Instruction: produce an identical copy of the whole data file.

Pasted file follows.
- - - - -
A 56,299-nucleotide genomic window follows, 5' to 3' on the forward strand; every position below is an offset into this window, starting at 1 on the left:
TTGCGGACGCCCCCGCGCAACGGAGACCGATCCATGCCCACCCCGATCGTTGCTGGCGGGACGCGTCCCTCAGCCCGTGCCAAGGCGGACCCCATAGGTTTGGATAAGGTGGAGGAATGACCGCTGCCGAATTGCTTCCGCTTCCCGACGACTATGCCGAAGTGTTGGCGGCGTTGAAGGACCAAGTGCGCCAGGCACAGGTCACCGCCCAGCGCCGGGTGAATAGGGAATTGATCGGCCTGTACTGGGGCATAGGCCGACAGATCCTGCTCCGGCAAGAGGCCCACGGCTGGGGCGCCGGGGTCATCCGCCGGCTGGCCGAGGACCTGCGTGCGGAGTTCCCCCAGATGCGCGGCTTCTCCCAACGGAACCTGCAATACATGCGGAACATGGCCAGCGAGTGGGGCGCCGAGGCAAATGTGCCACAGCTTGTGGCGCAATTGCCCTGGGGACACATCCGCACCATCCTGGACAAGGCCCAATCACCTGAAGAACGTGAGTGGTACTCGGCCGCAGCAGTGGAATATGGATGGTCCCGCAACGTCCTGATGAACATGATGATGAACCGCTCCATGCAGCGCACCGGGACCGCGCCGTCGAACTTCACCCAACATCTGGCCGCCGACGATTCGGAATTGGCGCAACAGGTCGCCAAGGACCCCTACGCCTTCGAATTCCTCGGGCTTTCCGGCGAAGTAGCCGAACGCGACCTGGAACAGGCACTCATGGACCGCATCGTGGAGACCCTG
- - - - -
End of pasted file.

A 56,299-nucleotide genomic window follows, 5' to 3' on the forward strand; every position below is an offset into this window, starting at 1 on the left:
TTGCGGACGCCCCCGCGCAACGGAGACCGATCCATGCCCACCCCGATCGTTGCTGGCGGGACGCGTCCCTCAGCCCGTGCCAAGGCGGACCCCATAGGTTTGGATAAGGTGGAGGAATGACCGCTGCCGAATTGCTTCCGCTTCCCGACGACTATGCCGAAGTGTTGGCGGCGTTGAAGGACCAAGTGCGCCAGGCACAGGTCACCGCCCAGCGCCGGGTGAATAGGGAATTGATCGGCCTGTACTGGGGCATAGGCCGACAGATCCTGCTCCGGCAAGAGGCCCACGGCTGGGGCGCCGGGGTCATCCGCCGGCTGGCCGAGGACCTGCGTGCGGAGTTCCCCCAGATGCGCGGCTTCTCCCAACGGAACCTGCAATACATGCGGAACATGGCCAGCGAGTGGGGCGCCGAGGCAAATGTGCCACAGCTTGTGGCGCAATTGCCCTGGGGACACATCCGCACCATCCTGGACAAGGCCCAATCACCTGAAGAACGTGAGTGGTACTCGGCCGCAGCAGTGGAATATGGATGGTCCCGCAACGTCCTGATGAACATGATGATGAACCGCTCCATGCAGCGCACCGGGACCGCGCCGTCGAACTTCACCCAACATCTGGCCGCCGACGATTCGGAATTGGCGCAACAGGTCGCCAAGGACCCCTACGCCTTCGAATTCCTCGGGCTTTCCGGCGAAGTAGCCGAACGCGACCTGGAACAGGCACTCATGGACCGCATCGTGGAGACCCTG